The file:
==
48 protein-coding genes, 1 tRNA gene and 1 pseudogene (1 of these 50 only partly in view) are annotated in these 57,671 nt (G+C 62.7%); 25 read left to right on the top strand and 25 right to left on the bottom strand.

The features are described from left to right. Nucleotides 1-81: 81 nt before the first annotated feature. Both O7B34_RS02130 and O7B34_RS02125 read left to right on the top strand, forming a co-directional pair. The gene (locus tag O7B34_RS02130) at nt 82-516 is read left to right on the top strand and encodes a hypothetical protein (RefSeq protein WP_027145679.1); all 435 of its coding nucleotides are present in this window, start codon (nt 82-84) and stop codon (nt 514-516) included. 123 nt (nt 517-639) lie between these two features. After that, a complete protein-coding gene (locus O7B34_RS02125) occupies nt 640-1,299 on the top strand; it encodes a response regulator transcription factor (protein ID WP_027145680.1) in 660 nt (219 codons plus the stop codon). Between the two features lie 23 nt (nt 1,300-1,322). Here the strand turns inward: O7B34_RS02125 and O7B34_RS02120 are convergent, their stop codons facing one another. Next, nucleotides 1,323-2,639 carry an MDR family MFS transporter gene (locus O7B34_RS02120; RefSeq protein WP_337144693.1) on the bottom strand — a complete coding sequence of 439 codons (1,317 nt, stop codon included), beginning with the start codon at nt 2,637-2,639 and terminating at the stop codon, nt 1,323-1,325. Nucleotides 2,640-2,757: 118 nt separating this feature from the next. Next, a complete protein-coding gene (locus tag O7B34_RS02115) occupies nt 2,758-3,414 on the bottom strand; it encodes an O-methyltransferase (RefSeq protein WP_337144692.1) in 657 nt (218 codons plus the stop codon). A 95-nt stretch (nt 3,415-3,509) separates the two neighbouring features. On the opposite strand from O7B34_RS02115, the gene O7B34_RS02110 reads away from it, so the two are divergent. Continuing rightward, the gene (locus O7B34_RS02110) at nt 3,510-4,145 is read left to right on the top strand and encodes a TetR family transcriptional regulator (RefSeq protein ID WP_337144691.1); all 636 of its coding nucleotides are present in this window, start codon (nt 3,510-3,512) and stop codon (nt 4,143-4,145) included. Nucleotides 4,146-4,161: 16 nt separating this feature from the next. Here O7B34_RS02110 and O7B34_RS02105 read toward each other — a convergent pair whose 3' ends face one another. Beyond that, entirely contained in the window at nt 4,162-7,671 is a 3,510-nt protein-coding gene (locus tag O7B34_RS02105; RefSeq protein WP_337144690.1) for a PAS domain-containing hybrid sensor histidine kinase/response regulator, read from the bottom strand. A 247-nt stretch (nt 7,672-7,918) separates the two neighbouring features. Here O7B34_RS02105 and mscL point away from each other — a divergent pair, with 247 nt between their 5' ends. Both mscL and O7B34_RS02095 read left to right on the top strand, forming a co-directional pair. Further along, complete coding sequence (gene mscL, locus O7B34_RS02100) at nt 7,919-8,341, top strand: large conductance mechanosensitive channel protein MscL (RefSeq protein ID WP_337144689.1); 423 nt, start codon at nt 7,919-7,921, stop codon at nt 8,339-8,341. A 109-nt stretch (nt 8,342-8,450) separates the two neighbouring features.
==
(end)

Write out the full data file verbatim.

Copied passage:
48 protein-coding genes, 1 tRNA gene and 1 pseudogene (1 of these 50 only partly in view) are annotated in these 57,671 nt (G+C 62.7%); 25 read left to right on the top strand and 25 right to left on the bottom strand.

The features are described from left to right. Nucleotides 1-81: 81 nt before the first annotated feature. Both O7B34_RS02130 and O7B34_RS02125 read left to right on the top strand, forming a co-directional pair. The gene (locus tag O7B34_RS02130) at nt 82-516 is read left to right on the top strand and encodes a hypothetical protein (RefSeq protein WP_027145679.1); all 435 of its coding nucleotides are present in this window, start codon (nt 82-84) and stop codon (nt 514-516) included. 123 nt (nt 517-639) lie between these two features. After that, a complete protein-coding gene (locus O7B34_RS02125) occupies nt 640-1,299 on the top strand; it encodes a response regulator transcription factor (protein ID WP_027145680.1) in 660 nt (219 codons plus the stop codon). Between the two features lie 23 nt (nt 1,300-1,322). Here the strand turns inward: O7B34_RS02125 and O7B34_RS02120 are convergent, their stop codons facing one another. Next, nucleotides 1,323-2,639 carry an MDR family MFS transporter gene (locus O7B34_RS02120; RefSeq protein WP_337144693.1) on the bottom strand — a complete coding sequence of 439 codons (1,317 nt, stop codon included), beginning with the start codon at nt 2,637-2,639 and terminating at the stop codon, nt 1,323-1,325. Nucleotides 2,640-2,757: 118 nt separating this feature from the next. Next, a complete protein-coding gene (locus tag O7B34_RS02115) occupies nt 2,758-3,414 on the bottom strand; it encodes an O-methyltransferase (RefSeq protein WP_337144692.1) in 657 nt (218 codons plus the stop codon). A 95-nt stretch (nt 3,415-3,509) separates the two neighbouring features. On the opposite strand from O7B34_RS02115, the gene O7B34_RS02110 reads away from it, so the two are divergent. Continuing rightward, the gene (locus O7B34_RS02110) at nt 3,510-4,145 is read left to right on the top strand and encodes a TetR family transcriptional regulator (RefSeq protein ID WP_337144691.1); all 636 of its coding nucleotides are present in this window, start codon (nt 3,510-3,512) and stop codon (nt 4,143-4,145) included. Nucleotides 4,146-4,161: 16 nt separating this feature from the next. Here O7B34_RS02110 and O7B34_RS02105 read toward each other — a convergent pair whose 3' ends face one another. Beyond that, entirely contained in the window at nt 4,162-7,671 is a 3,510-nt protein-coding gene (locus tag O7B34_RS02105; RefSeq protein WP_337144690.1) for a PAS domain-containing hybrid sensor histidine kinase/response regulator, read from the bottom strand. A 247-nt stretch (nt 7,672-7,918) separates the two neighbouring features. Here O7B34_RS02105 and mscL point away from each other — a divergent pair, with 247 nt between their 5' ends. Both mscL and O7B34_RS02095 read left to right on the top strand, forming a co-directional pair. Further along, complete coding sequence (gene mscL, locus O7B34_RS02100) at nt 7,919-8,341, top strand: large conductance mechanosensitive channel protein MscL (RefSeq protein ID WP_337144689.1); 423 nt, start codon at nt 7,919-7,921, stop codon at nt 8,339-8,341. A 109-nt stretch (nt 8,342-8,450) separates the two neighbouring features.